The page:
Quality of life following surgery for breast and coloretal cancer

MacKenzie, Naomi (2004) Quality of life following surgery for breast and coloretal cancer. Doctoral thesis, University of Central Lancashire.

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Background. Colorectal and breast cancers are two of the commonest malignant diseases. The approach to these two cancers is markedly different with patients suffering from breast cancer having the benefits of screening, specialist nurses and support groups. In contrast, colorectal cancer has received less attention in terms of screening, support and public interest.
Purpose. This study aimed to collect prospective data on presentation, predisposing factors, co-existing morbidity and management of patients with breast and colorectal cancer and make comparisons with national guidelines. It examined patient perceived quality of life in both colorectal and breast cancer groups prior to and following surgery. The groups were further divided by gender and into stoma and non-stoma (colorectal cancer) and mastectomy and breast conserving surgery (breast cancer). In addition, the work compared the life quality between the colorectal and breast cancer groups and evaluated the appropriateness of newly developed disease specific QOL questionnaires on a UK population.
Methods. This study formed a prospective longitudinal repeated measures design. Patients were evaluated at three time points over a six month period starting at the time at which they underwent their cancer surgery. At the first assessment demographic, clinical and QOL data were collected and at 3 and 6 months clinical data was updated and QOL assessed. Clinical data consisted of pathology, adjuvant therapy, morbidity and mortality. QOL was measured at each assessment using the generic cancer EORTC QLQ-C30 instrument. In addition, the colorectal specific module (EORTC QLQ-CR38)
and the breast specific module (EORTC QLQ-BR23) were administered at 3 and 6 months post surgery.
Results. The clinical data was compared with national guidelines for each cancer population. Guidelines for colorectal cancer were not followed closely whereas those for breast cancer were more formally adhered to. Over the study period, patients with colorectal cancer reported an improvement in emotional functioning, gastrointestinal (CI) symptoms, pain and weight gain. Males reported more nausea, vomiting, dyspnoea and pain. They also had greater sexual enjoyment, although reported more sexual problems. The stoma group had decreased social functioning throughout the study, increased 31 symptoms and sexual problems at 3 months. The non-stoma group had increased emotional functioning from surgery to 3 months and improved sleep. Over the study period, patients with breast cancer reported deterioration in pain, fatigue, dyspnoea and sexual enjoyment. Additionally, at 3 months they reported poorer physical functioning, role functioning and social functioning. The breast conserving group reported deterioration in cognitive functioning, emotional functioning and global well-being and worse diarrhoea. The mastectomy group reported better physical functioning, but poorer role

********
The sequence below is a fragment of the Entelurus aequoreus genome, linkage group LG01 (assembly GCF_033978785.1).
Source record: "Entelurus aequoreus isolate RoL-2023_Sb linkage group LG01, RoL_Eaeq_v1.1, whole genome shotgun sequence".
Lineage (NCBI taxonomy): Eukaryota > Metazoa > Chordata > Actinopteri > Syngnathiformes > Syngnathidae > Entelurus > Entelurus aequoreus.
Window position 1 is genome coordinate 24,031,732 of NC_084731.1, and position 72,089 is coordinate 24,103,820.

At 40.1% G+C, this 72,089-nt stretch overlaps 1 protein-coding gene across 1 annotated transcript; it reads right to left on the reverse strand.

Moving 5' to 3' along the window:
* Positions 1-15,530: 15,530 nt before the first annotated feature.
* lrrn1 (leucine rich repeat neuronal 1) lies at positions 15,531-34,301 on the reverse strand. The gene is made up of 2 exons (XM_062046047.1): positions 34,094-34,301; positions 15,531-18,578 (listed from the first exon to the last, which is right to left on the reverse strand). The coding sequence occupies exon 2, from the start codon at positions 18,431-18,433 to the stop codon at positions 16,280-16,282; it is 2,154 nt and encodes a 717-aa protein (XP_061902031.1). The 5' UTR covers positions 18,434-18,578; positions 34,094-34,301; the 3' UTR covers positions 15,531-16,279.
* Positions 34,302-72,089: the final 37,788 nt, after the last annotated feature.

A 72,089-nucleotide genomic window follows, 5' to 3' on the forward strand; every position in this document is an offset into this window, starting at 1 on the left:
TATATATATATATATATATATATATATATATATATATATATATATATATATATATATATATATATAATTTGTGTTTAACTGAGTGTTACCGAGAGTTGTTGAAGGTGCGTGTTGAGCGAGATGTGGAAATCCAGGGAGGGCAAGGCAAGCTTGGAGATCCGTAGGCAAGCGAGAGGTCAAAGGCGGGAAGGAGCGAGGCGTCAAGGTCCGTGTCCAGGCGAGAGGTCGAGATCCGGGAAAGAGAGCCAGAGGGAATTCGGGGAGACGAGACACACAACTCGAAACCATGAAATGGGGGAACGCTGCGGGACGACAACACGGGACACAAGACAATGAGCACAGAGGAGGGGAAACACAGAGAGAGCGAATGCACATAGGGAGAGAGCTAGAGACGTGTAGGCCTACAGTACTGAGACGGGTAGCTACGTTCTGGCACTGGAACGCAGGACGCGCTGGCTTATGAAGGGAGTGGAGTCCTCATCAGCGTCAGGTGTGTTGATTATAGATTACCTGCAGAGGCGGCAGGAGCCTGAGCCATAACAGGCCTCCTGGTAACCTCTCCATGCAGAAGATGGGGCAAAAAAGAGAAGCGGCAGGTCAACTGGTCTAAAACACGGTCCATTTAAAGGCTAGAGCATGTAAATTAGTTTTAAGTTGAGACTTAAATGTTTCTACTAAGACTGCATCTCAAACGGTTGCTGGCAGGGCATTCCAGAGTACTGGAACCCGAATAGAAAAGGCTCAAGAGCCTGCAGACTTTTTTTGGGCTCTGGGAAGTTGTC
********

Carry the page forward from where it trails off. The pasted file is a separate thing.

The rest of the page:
functioning, body image and future perspective. A comparison of the two cancer groups indicated that there were few QOL differences. The colorectal cancer group had worse pain at the time of surgery and reported more 31 symptoms throughout the study. The breast cancer group had better social functioning, role functioning and physical functioning at the time of surgery, but complained of worse pain at 3 months and had poorer emotional functioning throughout the study. It is interesting to note that for both cancer groups there were generally high levels of functioning. There was difficulty in
interpreting some of the data because the questionnaires were not appropriate/sensitive in certain areas for these populations. There were many missing answers to the questions on sexual health.
Conclusions. This work has provided an insight into the management of two common cancers at a time when guidelines were being established. Quality of life measures with greater sensitivity are required so that they can be used in all clinical trials and longitudinal studies to provide comparable information. There is a need to generate meaningful QOL data that can be easily understood by all clinicians involved in cancer care and which can be incorporated into clinical management.

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